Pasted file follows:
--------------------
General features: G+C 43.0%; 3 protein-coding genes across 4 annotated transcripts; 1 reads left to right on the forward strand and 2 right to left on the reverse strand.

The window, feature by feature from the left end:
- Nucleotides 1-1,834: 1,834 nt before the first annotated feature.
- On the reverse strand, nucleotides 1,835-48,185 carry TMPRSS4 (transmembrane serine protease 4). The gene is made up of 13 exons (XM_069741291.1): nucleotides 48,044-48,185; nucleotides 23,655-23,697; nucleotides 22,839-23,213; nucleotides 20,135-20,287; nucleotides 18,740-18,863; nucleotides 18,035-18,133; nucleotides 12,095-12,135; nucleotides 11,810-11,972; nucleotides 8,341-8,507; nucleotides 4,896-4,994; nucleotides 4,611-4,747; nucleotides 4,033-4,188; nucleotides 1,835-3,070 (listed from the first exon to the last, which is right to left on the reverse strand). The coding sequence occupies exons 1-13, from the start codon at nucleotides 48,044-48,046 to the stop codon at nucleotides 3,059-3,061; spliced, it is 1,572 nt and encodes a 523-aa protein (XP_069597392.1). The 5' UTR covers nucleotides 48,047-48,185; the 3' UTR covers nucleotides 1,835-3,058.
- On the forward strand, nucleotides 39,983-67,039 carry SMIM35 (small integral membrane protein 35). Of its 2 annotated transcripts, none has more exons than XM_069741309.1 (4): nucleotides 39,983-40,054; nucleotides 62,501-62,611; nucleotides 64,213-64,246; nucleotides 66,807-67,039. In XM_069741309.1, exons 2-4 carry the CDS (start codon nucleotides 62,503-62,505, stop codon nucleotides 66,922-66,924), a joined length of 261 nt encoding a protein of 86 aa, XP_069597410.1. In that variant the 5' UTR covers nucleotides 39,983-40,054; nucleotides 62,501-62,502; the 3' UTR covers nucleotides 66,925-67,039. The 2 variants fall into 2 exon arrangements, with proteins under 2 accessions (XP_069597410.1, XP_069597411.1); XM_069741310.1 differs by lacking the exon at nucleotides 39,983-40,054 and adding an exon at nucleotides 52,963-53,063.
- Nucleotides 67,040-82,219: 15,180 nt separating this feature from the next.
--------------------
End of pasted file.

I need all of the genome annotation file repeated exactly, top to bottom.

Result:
General features: G+C 43.0%; 3 protein-coding genes across 4 annotated transcripts; 1 reads left to right on the forward strand and 2 right to left on the reverse strand.

The window, feature by feature from the left end:
- Nucleotides 1-1,834: 1,834 nt before the first annotated feature.
- On the reverse strand, nucleotides 1,835-48,185 carry TMPRSS4 (transmembrane serine protease 4). The gene is made up of 13 exons (XM_069741291.1): nucleotides 48,044-48,185; nucleotides 23,655-23,697; nucleotides 22,839-23,213; nucleotides 20,135-20,287; nucleotides 18,740-18,863; nucleotides 18,035-18,133; nucleotides 12,095-12,135; nucleotides 11,810-11,972; nucleotides 8,341-8,507; nucleotides 4,896-4,994; nucleotides 4,611-4,747; nucleotides 4,033-4,188; nucleotides 1,835-3,070 (listed from the first exon to the last, which is right to left on the reverse strand). The coding sequence occupies exons 1-13, from the start codon at nucleotides 48,044-48,046 to the stop codon at nucleotides 3,059-3,061; spliced, it is 1,572 nt and encodes a 523-aa protein (XP_069597392.1). The 5' UTR covers nucleotides 48,047-48,185; the 3' UTR covers nucleotides 1,835-3,058.
- On the forward strand, nucleotides 39,983-67,039 carry SMIM35 (small integral membrane protein 35). Of its 2 annotated transcripts, none has more exons than XM_069741309.1 (4): nucleotides 39,983-40,054; nucleotides 62,501-62,611; nucleotides 64,213-64,246; nucleotides 66,807-67,039. In XM_069741309.1, exons 2-4 carry the CDS (start codon nucleotides 62,503-62,505, stop codon nucleotides 66,922-66,924), a joined length of 261 nt encoding a protein of 86 aa, XP_069597410.1. In that variant the 5' UTR covers nucleotides 39,983-40,054; nucleotides 62,501-62,502; the 3' UTR covers nucleotides 66,925-67,039. The 2 variants fall into 2 exon arrangements, with proteins under 2 accessions (XP_069597410.1, XP_069597411.1); XM_069741310.1 differs by lacking the exon at nucleotides 39,983-40,054 and adding an exon at nucleotides 52,963-53,063.
- Nucleotides 67,040-82,219: 15,180 nt separating this feature from the next.